@Jon Clements gave you an excellent answer: how to solve the problem using Python idiom. If other Python programmers look at his code, they will understand it immediately. It's just the right way to do it using Python.
To answer your actual question: no, that does not work. The ternary operator has this form:
expr1 if condition else expr2
condition must be something that evaluates to a
bool. The ternary expression picks one of
expr2 and that's it.
When I tried an expression like
c += 1 if condition else 0 I was surprised it worked, and noted that in the first version of this answer. @TokenMacGuy pointed out that what was really happening was:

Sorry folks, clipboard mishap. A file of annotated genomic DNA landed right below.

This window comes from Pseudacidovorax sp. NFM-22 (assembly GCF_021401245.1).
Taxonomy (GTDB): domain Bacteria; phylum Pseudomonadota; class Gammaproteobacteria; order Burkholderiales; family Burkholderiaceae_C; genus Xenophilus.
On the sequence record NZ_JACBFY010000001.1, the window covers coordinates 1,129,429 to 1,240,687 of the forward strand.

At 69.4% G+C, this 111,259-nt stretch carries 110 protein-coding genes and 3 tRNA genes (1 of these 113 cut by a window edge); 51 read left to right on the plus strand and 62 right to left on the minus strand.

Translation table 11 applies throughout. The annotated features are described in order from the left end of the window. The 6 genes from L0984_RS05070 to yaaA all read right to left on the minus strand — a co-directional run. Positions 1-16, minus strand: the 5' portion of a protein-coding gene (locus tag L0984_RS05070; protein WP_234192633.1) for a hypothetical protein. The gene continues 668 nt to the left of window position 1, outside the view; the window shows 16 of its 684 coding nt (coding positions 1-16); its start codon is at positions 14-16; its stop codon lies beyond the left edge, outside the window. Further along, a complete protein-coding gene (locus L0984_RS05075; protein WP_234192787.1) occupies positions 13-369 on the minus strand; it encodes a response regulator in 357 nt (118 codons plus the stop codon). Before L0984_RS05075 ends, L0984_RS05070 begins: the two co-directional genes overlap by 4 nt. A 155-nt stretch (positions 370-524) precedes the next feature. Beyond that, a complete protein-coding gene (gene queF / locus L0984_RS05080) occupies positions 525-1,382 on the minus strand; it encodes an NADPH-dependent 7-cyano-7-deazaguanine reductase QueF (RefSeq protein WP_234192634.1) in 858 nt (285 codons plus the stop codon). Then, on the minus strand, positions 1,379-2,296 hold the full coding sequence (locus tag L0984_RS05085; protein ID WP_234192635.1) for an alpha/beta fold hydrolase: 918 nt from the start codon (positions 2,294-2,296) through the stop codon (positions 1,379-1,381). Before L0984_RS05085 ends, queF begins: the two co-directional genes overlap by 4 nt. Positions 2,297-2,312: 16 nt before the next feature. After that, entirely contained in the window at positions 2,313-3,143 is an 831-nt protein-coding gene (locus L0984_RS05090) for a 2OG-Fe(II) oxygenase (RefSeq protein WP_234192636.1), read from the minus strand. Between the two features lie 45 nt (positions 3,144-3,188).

c += (1 if condition else 0)
So you can't ever do what you were trying to do, even if you put in a proper condition instead of some sort of loop. The above case would work, but something like this would fail:
c += 1 if condition else x += 2 # syntax error on x += 2
This is because Python does not consider an assignment statement to be an expression.
You can't make this common mistake:
if x = 3: # syntax error! Cannot put assignment statement here
Here the programmer likely wanted
x == 3 to test the value, but typed
x = 3. Python protects from this mistake by not considering an assignment to be an expression.
You can't do it by mistake, and you can't do it on purpose either.